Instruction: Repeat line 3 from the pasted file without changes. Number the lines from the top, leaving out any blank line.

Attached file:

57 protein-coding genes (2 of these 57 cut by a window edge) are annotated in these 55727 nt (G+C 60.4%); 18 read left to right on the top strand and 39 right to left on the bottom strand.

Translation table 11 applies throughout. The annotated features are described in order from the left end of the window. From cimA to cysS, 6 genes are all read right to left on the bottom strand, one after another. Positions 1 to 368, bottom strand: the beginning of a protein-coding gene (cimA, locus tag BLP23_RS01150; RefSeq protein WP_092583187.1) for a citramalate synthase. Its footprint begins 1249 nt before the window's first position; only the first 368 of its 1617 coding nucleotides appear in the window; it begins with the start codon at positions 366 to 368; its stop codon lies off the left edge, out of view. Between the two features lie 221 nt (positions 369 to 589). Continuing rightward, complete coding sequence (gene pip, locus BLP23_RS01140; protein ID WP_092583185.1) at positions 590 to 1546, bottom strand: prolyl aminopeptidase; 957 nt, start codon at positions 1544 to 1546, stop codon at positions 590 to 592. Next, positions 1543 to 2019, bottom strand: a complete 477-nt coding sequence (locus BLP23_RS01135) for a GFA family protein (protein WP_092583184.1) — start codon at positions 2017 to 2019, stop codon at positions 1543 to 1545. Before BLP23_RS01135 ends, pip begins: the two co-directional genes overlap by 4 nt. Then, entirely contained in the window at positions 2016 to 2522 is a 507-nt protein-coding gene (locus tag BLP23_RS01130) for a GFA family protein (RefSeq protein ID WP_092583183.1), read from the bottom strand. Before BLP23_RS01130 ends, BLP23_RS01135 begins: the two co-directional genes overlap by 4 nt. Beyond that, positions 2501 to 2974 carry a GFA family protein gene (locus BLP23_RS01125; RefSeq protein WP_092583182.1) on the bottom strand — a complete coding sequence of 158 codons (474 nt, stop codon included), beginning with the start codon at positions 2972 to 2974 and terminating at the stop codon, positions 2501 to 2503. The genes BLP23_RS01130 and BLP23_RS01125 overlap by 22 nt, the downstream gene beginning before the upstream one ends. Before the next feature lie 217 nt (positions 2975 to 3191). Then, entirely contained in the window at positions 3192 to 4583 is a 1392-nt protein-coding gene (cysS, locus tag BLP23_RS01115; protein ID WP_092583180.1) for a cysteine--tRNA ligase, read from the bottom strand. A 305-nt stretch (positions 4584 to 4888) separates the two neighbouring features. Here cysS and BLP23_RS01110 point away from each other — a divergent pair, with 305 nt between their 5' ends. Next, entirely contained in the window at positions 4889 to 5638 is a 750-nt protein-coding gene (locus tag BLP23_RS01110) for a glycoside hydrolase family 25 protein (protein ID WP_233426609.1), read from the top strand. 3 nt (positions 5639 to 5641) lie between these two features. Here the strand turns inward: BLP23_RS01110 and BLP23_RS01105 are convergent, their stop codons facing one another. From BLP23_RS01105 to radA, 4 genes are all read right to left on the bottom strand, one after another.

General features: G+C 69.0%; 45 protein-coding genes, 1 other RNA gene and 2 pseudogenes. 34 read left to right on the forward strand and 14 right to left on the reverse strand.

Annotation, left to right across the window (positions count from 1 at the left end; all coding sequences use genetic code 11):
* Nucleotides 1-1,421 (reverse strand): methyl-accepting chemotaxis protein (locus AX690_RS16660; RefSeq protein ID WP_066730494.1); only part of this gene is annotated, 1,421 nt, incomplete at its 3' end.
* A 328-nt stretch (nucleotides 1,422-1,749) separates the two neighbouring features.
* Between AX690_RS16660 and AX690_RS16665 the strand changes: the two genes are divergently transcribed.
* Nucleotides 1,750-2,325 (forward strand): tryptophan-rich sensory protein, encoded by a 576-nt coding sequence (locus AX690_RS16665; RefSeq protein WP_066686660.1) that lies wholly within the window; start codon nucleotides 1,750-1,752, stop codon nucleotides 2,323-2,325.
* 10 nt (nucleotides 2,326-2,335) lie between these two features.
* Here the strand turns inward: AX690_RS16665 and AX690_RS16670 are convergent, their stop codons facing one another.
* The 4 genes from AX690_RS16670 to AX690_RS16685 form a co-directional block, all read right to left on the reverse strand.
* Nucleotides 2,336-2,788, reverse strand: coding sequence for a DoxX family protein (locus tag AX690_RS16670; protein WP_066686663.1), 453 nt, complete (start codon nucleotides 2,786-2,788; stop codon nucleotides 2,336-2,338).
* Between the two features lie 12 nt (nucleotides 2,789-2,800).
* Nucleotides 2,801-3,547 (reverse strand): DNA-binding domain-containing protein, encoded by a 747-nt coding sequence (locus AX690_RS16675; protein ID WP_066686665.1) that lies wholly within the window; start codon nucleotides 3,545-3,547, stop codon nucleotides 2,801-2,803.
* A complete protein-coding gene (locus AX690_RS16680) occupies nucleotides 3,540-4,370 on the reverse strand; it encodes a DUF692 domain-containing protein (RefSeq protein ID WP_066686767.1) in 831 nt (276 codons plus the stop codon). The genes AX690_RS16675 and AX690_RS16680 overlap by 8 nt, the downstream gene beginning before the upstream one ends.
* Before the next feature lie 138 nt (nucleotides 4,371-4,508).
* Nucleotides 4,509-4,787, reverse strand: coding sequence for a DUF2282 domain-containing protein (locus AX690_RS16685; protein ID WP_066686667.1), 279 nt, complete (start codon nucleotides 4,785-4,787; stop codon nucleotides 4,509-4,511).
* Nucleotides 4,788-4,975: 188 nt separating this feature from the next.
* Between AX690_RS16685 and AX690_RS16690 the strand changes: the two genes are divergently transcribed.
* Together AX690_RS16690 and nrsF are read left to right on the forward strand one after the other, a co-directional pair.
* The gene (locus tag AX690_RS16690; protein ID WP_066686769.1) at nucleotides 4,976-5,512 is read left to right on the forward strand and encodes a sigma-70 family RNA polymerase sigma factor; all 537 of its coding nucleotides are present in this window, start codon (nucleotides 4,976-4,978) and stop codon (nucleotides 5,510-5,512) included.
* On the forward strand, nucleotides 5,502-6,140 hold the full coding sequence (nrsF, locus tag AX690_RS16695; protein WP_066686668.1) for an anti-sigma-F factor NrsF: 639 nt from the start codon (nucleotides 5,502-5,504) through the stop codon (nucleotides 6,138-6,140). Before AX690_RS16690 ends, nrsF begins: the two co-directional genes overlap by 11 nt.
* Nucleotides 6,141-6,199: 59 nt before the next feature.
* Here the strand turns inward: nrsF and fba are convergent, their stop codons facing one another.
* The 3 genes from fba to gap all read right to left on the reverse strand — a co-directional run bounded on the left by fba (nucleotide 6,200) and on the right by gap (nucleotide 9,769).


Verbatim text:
General features: G+C 69.0%; 45 protein-coding genes, 1 other RNA gene and 2 pseudogenes. 34 read left to right on the forward strand and 14 right to left on the reverse strand.